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Interview with the Rt. Hon. Paul Martin


Author(s): Scott Douglas Jacobsen

Publication (Outlet/Website): In-Sight: Independent Interview-Based Journal

Publication Date (yyyy/mm/dd): 2018/06/15


The Rt. Hon. Paul Martin is a Former Minister of Finance (1993-2002) and a Former Prime Minister of Canada (2003-2006) for the Government of Canada. Also, Martin is the Founder of the Martin Family Initiative (MFI). He discusses: the inspiration for starting the MFI; the wider determinants of individual Indigenous wellbeing; better student outcomes and better community outcomes; building and maintaining relationships with Indigenous communities through MFI; the impact of the MFI pilot programs; and interventions from the MFI and Indigenous communities to close health and educational gaps between Indigenous and non-Indigenous peoples.

Keywords: Canada, Government of Canada, Indigenous, Martin Family Initiative, Minister of Finance, Paul Martin.

Interview with the Rt. Hon. Paul Martin: Former Prime Minister, Government of Canada; Founder, Martin Family Initiative[1],[2],[3],[4]

1. Scott Douglas Jacobsen: The Martin Family Initiative focuses on ways to better support and provide for the educational needs of the Indigenous population in Canada. What inspired you to start the MFI?

Rt. Hon. Paul Martin: When I was about 19, I worked as a deckhand on the tug barges on the Mackenzie River. All of the young men that I worked with were either Inuit, Métis or First Nations. We formed great friendships living and working together 24/7. However, these hardworking and intelligent guys had a certain melancholy about them, which I didn’t understand until I learned about residential schools. This experience has stuck with me ever since.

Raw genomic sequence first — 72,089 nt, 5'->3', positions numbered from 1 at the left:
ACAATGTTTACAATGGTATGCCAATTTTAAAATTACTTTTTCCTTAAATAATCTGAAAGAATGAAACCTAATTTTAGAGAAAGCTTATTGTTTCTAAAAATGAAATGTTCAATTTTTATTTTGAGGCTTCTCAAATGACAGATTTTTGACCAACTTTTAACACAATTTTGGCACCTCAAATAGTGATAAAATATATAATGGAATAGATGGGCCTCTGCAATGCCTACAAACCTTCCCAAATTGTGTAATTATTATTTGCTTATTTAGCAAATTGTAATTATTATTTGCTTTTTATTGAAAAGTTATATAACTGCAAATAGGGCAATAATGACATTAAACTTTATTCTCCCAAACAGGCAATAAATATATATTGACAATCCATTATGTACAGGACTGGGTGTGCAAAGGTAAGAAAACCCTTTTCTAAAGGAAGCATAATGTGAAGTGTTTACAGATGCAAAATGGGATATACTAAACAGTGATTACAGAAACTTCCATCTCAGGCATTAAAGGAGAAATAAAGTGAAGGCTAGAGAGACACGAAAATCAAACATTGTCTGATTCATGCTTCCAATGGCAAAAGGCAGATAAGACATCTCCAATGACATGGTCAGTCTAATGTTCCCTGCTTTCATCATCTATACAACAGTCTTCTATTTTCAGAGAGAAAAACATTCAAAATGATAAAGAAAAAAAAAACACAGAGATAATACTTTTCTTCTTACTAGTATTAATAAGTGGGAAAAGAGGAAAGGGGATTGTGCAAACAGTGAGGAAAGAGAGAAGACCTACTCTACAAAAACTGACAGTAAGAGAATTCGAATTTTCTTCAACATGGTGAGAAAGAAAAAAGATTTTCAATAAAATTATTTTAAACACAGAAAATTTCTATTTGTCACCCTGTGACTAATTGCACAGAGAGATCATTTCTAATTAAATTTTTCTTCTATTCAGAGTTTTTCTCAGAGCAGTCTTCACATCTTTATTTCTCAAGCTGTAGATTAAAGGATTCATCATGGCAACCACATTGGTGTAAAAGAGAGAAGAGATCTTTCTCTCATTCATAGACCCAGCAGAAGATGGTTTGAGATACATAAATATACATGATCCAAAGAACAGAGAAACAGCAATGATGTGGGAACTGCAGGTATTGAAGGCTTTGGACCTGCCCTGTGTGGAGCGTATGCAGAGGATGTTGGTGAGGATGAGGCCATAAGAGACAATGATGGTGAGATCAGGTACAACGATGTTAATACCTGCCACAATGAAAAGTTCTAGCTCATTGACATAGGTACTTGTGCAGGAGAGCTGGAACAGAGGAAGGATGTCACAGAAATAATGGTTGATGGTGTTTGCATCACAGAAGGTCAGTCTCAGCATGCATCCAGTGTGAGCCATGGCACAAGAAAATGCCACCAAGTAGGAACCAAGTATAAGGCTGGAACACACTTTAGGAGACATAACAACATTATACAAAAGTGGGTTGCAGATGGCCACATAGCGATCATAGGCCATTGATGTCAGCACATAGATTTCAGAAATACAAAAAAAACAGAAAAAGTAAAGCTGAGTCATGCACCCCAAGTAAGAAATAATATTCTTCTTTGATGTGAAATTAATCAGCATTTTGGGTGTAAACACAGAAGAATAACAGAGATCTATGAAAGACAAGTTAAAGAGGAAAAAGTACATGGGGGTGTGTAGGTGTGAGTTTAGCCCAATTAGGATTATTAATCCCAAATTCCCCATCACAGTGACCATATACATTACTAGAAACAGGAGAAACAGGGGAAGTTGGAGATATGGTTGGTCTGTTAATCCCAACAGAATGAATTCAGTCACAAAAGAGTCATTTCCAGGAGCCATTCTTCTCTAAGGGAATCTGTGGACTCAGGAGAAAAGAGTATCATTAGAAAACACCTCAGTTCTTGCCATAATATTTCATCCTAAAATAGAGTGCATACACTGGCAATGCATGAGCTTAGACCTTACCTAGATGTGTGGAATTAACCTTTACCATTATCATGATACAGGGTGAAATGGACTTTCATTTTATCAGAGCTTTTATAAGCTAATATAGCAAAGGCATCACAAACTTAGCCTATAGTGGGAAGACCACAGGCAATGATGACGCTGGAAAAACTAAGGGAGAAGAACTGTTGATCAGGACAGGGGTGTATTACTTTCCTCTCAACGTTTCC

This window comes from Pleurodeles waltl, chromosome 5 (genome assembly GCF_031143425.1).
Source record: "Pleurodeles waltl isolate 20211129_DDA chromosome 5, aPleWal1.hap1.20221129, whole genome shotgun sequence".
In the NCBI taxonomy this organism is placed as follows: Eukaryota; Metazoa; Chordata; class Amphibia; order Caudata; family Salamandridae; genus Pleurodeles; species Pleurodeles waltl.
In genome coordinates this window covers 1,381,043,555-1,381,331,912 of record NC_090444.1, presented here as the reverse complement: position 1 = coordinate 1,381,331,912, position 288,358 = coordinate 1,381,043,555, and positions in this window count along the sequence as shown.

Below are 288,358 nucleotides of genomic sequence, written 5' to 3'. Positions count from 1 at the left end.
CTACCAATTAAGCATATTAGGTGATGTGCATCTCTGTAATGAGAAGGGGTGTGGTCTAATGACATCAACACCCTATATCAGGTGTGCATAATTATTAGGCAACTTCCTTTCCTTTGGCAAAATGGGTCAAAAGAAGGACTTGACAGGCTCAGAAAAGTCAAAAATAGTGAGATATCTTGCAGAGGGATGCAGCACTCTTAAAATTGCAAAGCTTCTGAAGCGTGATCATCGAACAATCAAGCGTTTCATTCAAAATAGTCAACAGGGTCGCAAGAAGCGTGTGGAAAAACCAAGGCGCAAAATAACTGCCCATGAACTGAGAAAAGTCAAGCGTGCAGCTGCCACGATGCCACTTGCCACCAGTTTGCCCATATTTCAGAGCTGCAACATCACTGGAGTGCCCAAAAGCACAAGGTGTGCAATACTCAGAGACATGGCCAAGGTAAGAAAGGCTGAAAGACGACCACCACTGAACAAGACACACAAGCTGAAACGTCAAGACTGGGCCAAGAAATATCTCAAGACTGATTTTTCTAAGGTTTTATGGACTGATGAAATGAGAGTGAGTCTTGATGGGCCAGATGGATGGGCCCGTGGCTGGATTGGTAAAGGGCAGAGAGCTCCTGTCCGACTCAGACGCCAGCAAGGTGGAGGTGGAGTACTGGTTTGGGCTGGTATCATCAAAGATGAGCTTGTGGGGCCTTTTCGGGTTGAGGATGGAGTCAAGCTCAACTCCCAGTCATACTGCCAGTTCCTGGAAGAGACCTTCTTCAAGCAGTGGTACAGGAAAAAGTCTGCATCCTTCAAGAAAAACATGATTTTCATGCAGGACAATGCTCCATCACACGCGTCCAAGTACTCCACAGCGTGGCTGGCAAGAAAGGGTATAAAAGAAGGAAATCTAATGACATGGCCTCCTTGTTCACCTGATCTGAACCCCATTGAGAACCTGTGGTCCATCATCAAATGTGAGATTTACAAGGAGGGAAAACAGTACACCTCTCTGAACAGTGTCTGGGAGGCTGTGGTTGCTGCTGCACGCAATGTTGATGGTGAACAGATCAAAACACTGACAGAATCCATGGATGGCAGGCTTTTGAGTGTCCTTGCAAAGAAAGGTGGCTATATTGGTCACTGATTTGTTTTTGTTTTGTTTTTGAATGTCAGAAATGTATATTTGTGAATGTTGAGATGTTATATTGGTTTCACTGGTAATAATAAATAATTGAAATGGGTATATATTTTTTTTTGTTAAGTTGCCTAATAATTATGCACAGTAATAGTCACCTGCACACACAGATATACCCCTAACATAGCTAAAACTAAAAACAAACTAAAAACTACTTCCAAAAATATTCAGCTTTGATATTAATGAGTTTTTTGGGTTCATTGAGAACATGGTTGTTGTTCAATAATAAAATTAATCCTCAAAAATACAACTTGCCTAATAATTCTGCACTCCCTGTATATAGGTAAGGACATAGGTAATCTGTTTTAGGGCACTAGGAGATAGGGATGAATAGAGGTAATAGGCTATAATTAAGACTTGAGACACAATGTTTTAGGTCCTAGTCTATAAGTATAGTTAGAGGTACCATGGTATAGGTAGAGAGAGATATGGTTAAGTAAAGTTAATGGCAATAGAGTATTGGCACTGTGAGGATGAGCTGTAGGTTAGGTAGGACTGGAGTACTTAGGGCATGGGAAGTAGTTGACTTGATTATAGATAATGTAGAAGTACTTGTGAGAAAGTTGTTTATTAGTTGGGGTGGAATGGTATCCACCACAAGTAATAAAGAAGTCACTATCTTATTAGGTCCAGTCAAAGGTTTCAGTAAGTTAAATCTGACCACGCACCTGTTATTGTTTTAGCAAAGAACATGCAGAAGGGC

That is one of the reasons why, when I became prime minister, I incorporated a smudging ceremony into my swearing-in process. It was also why I brought the First Nations, Métis and the Inuit together with the territories and provinces to discuss what became the Kelowna Accord and why we booked $5 billion in new funding for healthcare, housing and education. I believe that if the government that followed mine had carried through with the Kelowna framework we would be 10 years ahead of where we are now in terms of the vast range of social programs for Indigenous people.

It is also why when I stepped down from government I focused on the area that could give Indigenous people the biggest step ahead, which is education.

2. Jacobsen: MFI engages with the wider determinants of an individual Indigenous learner’s life, such health and wellbeing. Can you talk about these factors?

Martin: The wider determinants of education are health and early childhood wellbeing, which is the focus of our newest program. Canadian society does better than many countries in a number of areas because of our strengths in these areas.

Fundamentally, to deny Indigenous people the same benefits that have allowed others to progress in Canada is morally wrong and economically backward.

3. Jacobsen: How do better student outcomes make better community outcomes?

Martin: If you look at the history of the world, education – that is to say learning from previous generations, asking what the world is all about, where it has been and where it is going – is the foundation of a person life.

At the root of all progress is the education of the young, who benefit from the learning of those who came before them and who in turn develop new learning from which their children benefit.

4. Jacobsen: Why is building and maintaining relationships with Indigenous communities an important part of MFI’s approach?

Martin: The essence of reconciliation is trust and the foundation on which our future relationships will be based is partnership. We must learn to understand each other more and more.

5. Jacobsen: What impact have MFI’s pilot programs had? What are your long-term goals for the next 2, 5 and 25 years?